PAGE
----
Deprescribing is the intentional withdrawal of unnecessary medications from a patientÕs regimen to manage polypharmacy and improve outcomes. Antipsychotics can be a target of deprescription when used to manage symptoms of dementia in elderly residents of long-term care facilities (LTCFs). Their benefit is not well-defined for this indication, and they are associated with serious side effects. Current guidelines are unclear regarding how deprescribing of antipsychotics impacts patient outcomes compared to standard care.
Our literature review followed the Cochrane systematic review steps to evaluate the evidence base for efficacy of antipsychotic deprescription interventions in elderly patients in LTCFs with dementia. We performed a search of Medline, PubMed, and Google Scholar databases between January-March 2021. Studies were included if participants were elderly, living in LTCFs, and were taking antipsychotics for dementia. Studies that focused on other patient populations, the outpatient setting, or antipsychotic use for other indications were excluded from our analysis. We assessed each study for bias using the Cochrane GRADE tool.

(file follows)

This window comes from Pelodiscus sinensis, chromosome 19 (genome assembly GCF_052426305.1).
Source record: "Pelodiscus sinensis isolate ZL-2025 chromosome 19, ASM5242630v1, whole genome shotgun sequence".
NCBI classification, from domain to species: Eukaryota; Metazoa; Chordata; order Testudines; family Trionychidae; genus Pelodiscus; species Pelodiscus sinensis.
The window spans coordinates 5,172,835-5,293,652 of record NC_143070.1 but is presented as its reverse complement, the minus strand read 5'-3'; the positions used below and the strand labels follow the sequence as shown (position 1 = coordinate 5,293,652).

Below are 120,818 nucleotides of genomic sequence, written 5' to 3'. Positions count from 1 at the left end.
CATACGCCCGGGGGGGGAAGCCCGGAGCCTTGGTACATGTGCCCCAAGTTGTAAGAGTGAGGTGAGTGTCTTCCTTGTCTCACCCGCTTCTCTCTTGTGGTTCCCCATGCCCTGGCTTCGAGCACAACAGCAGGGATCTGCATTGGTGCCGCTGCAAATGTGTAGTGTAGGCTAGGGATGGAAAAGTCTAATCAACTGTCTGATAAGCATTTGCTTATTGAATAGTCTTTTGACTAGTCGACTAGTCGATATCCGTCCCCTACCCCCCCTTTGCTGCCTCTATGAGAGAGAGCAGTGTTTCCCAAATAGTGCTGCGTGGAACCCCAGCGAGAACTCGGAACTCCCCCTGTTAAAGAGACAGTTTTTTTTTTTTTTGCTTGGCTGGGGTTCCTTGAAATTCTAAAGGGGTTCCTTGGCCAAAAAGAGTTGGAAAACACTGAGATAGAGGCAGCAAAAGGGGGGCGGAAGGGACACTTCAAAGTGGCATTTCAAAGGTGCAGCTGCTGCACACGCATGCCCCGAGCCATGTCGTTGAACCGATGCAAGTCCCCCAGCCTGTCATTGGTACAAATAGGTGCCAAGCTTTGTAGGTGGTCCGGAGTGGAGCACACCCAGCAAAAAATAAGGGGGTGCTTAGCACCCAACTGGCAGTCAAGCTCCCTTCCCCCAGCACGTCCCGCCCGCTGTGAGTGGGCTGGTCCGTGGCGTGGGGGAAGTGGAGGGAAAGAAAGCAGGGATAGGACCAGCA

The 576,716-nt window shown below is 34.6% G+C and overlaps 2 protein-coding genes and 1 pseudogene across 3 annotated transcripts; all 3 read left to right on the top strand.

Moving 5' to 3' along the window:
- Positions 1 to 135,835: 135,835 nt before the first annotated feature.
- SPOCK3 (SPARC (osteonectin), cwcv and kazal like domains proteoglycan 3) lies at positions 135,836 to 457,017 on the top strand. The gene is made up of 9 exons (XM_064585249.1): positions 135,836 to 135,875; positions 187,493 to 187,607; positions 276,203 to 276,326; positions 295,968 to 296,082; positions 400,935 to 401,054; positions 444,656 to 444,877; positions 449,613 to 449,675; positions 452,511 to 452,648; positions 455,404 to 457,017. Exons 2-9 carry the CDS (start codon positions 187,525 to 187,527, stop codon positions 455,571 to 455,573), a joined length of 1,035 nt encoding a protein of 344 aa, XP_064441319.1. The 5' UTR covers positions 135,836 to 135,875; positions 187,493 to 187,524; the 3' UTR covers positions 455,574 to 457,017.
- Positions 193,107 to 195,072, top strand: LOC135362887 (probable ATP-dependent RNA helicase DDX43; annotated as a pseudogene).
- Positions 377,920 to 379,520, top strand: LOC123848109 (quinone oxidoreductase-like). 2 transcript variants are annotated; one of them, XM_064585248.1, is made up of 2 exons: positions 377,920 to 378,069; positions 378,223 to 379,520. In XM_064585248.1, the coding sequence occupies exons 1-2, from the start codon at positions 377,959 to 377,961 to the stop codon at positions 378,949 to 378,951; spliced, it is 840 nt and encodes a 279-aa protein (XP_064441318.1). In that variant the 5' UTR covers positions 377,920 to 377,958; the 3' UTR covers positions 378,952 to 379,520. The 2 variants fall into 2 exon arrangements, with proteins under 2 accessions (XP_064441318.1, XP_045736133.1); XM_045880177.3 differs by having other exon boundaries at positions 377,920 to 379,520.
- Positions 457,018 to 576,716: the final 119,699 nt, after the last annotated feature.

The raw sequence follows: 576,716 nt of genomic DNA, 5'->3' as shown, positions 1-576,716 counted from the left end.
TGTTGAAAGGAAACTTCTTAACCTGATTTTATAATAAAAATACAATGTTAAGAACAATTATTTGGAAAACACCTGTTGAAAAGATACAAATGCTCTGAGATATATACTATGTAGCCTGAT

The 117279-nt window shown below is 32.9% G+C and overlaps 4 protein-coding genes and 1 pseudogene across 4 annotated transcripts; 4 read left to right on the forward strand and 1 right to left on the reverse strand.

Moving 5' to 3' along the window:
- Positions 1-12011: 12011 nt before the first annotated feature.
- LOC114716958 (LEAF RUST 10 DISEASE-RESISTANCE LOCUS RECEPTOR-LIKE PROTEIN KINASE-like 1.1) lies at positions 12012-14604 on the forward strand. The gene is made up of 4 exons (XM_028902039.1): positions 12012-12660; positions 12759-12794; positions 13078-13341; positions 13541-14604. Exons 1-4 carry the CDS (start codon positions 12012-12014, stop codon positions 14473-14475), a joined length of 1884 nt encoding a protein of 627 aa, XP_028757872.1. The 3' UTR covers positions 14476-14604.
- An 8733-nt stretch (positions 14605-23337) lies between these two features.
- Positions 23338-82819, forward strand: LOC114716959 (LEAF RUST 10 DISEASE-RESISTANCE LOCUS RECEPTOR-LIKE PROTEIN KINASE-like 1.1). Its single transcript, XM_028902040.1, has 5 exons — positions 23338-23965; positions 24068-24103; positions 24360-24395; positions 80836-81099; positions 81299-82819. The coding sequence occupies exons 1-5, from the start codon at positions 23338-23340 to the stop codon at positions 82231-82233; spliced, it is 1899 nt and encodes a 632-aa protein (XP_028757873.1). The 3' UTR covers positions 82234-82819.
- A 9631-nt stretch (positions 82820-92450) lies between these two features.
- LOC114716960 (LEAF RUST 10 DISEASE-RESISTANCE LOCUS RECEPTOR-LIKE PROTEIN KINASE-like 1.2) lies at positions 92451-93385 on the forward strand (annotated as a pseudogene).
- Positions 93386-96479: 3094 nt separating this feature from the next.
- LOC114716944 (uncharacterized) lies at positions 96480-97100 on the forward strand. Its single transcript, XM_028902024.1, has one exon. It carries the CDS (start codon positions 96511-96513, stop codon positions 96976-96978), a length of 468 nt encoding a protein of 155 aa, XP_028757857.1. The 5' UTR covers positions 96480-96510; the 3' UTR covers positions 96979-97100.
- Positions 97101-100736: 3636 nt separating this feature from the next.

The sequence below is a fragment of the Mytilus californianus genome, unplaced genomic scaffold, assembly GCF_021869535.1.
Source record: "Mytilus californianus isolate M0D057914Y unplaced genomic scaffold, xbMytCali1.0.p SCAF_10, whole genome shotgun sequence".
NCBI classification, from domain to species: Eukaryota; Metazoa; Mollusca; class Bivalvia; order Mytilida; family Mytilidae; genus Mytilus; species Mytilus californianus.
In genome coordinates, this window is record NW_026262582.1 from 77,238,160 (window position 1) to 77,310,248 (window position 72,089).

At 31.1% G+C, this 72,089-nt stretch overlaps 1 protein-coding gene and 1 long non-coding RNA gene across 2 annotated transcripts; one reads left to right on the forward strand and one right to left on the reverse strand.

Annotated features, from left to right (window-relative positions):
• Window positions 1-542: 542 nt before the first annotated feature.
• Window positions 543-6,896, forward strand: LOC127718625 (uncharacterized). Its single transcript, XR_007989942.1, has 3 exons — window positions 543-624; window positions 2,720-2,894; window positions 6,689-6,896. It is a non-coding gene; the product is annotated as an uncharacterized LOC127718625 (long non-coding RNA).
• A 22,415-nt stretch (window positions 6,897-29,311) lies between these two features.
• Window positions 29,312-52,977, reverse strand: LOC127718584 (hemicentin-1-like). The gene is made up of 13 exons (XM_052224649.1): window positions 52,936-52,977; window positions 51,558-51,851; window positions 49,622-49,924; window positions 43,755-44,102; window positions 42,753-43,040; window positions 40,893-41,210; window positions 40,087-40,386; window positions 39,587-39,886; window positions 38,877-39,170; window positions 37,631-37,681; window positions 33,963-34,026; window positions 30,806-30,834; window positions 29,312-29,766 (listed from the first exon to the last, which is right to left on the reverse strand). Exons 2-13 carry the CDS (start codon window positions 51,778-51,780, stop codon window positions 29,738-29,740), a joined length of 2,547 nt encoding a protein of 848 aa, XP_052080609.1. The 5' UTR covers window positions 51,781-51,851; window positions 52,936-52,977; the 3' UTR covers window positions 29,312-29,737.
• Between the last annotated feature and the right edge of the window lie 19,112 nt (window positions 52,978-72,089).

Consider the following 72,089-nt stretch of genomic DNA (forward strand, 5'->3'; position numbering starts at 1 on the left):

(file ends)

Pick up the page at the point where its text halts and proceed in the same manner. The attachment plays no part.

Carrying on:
We identified 8 relevant studies for review: 4 longitudinal cohort studies and 4 randomized controlled trials encompassing 1,046 participants. Each study presented validated measures on the following outcomes: behavioral and psychological symptoms of dementia, quality of life, and cognitive function. Of the 8 studies, 3 found a significant positive relationship between antipsychotic deprescription and the outcomes of interest, while 5 studies found no significant change in these outcomes upon deprescription.
At this time, our synthesis of the review is incomplete. Results and conclusions will be reported upon completion.